Viz in tooltip to the rescue!
Instead of having your users navigate to another sheet, or clutter up a dashboard, you can create something to answer this all at once. Let’s take this boring tooltip and make it a star.
First step, we’ll use Tableau’s ability to duplicate a sheet. Let’s make a second one now by right-clicking on the name of the tab and choosing “Duplicate Sheet”. This will be a little messy, but is the easiest way to keep the same settings and right measures together. Not as useful in this example, but it will be handy when you use it down the road.
Let’s remove the Profit Goal and Coloring from the Marks card, so your second view looks like this:
Now, replace Segment on the Columns Shelf with the Order Date dimension and let’s make it continuous by month:
I’m also going to add a filter on Order Date by Year and set it to 2018 – we just want to see the trend for 2018.
I’m going to add another reference line on Profit; this time with the average profit and then make the chart look a little nicer. Your final chart may look something like this:
Now for some Tableau magic. Let’s go back to our original sheet and click on the Tooltip Marks Card:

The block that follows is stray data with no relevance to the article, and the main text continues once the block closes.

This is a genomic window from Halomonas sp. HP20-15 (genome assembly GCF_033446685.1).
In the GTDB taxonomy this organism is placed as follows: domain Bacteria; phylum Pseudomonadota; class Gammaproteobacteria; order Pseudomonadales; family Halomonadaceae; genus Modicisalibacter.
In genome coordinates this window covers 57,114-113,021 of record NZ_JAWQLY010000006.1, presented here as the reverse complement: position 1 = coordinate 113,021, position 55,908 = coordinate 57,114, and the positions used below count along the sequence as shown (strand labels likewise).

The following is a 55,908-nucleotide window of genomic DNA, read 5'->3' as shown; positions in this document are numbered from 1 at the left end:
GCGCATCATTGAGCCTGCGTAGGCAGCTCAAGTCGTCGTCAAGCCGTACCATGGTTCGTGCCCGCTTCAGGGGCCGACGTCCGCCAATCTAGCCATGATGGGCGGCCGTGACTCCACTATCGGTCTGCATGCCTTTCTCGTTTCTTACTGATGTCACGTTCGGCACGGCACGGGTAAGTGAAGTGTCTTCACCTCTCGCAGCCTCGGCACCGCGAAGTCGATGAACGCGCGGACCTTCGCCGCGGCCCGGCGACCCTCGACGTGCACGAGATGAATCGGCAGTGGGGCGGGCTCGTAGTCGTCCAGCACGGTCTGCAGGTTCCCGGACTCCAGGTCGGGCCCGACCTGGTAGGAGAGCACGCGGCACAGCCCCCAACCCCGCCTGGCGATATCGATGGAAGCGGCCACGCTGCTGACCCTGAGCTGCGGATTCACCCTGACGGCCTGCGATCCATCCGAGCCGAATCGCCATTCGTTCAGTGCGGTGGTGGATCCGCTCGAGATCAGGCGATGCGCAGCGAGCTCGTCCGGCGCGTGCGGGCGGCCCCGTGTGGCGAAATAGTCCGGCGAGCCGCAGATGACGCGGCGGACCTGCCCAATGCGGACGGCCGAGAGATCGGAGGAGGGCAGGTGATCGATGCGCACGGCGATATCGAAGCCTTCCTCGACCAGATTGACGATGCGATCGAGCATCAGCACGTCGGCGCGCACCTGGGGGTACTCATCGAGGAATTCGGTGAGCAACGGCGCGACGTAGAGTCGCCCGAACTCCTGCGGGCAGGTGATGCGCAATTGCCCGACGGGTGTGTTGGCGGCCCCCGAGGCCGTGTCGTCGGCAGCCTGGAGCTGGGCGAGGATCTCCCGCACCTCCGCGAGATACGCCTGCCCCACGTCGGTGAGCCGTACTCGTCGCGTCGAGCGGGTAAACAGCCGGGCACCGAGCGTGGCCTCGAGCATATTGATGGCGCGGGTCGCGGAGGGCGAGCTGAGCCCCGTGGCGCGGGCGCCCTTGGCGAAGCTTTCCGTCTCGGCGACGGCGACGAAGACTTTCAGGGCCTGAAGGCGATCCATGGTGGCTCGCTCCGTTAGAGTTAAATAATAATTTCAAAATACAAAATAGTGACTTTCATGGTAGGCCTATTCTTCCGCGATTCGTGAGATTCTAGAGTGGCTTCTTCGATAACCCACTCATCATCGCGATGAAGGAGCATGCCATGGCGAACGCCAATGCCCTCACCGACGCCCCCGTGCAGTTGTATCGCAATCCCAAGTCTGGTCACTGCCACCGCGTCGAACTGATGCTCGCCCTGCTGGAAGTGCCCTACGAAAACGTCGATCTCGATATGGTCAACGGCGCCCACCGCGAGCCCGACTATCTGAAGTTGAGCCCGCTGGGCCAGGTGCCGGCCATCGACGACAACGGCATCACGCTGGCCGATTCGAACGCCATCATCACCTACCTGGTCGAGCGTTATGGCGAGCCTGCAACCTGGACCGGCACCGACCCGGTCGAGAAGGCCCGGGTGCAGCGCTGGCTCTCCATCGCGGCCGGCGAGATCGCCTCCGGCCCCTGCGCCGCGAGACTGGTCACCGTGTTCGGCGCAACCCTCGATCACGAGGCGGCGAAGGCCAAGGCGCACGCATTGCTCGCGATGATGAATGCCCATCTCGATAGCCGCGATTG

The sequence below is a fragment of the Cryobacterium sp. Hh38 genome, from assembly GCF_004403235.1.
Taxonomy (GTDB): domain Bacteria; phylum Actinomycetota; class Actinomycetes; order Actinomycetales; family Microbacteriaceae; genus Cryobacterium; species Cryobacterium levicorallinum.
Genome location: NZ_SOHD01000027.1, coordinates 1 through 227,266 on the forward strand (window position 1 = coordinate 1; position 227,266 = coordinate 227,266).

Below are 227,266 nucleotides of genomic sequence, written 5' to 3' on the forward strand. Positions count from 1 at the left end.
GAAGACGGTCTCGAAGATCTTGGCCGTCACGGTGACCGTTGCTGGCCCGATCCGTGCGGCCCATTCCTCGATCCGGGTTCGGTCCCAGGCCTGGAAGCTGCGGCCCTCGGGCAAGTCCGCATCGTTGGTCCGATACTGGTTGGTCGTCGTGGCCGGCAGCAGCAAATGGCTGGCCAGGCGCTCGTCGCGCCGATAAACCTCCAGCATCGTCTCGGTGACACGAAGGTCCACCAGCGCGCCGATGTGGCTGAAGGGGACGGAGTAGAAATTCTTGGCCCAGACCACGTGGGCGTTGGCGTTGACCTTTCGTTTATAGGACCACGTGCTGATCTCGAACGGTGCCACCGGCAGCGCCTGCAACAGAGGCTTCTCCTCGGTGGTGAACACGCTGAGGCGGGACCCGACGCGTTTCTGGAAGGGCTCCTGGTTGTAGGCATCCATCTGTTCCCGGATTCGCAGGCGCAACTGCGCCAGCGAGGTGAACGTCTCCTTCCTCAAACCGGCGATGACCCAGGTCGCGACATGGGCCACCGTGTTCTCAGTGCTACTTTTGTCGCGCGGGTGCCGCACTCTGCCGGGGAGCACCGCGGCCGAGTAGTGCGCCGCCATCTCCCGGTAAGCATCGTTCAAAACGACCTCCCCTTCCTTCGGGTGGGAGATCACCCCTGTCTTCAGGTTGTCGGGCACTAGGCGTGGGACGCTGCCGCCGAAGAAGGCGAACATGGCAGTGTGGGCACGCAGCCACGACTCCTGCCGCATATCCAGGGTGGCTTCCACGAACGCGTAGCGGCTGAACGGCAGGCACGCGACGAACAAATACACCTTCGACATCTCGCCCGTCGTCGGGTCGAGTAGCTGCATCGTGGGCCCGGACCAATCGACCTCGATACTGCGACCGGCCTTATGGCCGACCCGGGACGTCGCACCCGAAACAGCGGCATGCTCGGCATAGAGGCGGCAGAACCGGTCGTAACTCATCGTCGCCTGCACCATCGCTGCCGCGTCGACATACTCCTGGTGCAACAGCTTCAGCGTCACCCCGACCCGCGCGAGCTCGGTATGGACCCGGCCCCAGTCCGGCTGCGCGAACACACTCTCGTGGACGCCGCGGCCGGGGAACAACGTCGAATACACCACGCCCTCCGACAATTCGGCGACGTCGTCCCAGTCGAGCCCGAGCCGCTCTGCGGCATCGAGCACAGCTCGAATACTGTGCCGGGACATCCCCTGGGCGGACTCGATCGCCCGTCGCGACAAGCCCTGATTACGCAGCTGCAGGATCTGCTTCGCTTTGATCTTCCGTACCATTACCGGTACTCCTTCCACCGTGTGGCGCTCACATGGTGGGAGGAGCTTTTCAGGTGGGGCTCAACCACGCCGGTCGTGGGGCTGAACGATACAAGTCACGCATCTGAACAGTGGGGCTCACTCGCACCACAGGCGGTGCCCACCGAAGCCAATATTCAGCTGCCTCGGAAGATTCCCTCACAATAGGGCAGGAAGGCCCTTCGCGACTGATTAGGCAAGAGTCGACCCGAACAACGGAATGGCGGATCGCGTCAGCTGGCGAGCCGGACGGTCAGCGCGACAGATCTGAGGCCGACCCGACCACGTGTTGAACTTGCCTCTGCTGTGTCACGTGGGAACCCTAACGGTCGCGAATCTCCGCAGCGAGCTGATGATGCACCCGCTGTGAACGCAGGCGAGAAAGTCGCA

Let’s replace this tooltip with some text describing the viz in tooltip. Next, click on Insert – > Sheets – > Profit Over Time.
I like to change the width on time series charts because I think it makes the visualization look a little better. Your final tooltip could look like this:
Click on OK and get ready for some magic. Try hovering over your bar charts now and take a look at the Consumer segment:
You’ve just added a lot of great additional information to your users. On average, Consumer generates a profit of around $3,800 per month. December outperformed the average by about $2,000!
Let’s add one last visual element to really drive this home. Comparing to an average is great, but we really want to see performance against our benchmark. Corporate did terrible this month, but how is it doing overall?
Go back to your sheet with the line chart and let’s add in the Profit Goal as an additional reference line. Drag your Profit Goal measure to the Detail Marks Card.
Next, add a new reference line. As a refresher, I like to do this by right clicking on the y-axis values, then Add Reference Line. Select SUM(Profit Goal), change the line to red and select None for Label:
Finally, go back to your main sheet and hover over Corporate.
Looks like December was a terrible outlier, but when you compare to Consumer and Home Office, Corporate is on average, outperforming their Profit Goal for the year! These are insights that we would not have visibility into without adding context through the Viz in Tooltip feature.
This demonstrates an easy way for you to benchmark using data blending and the Viz in Tooltip feature. Both can be used in extremely powerful ways, giving your users additional information and comparisons without adding extra sheets to your dashboard.
For more ideas on using the Viz in Tooltip feature, see:
- How to Show Top 10 Lists in Tableau Tooltips
- How to Add an Image to a Tableau Tooltip
- 3 More Ways to Overcome the Excel Barrier to Tableau Adoption
For more advanced benchmarking, watch How to Use LOD Expressions to Create Benchmarks at Playfair Data TV.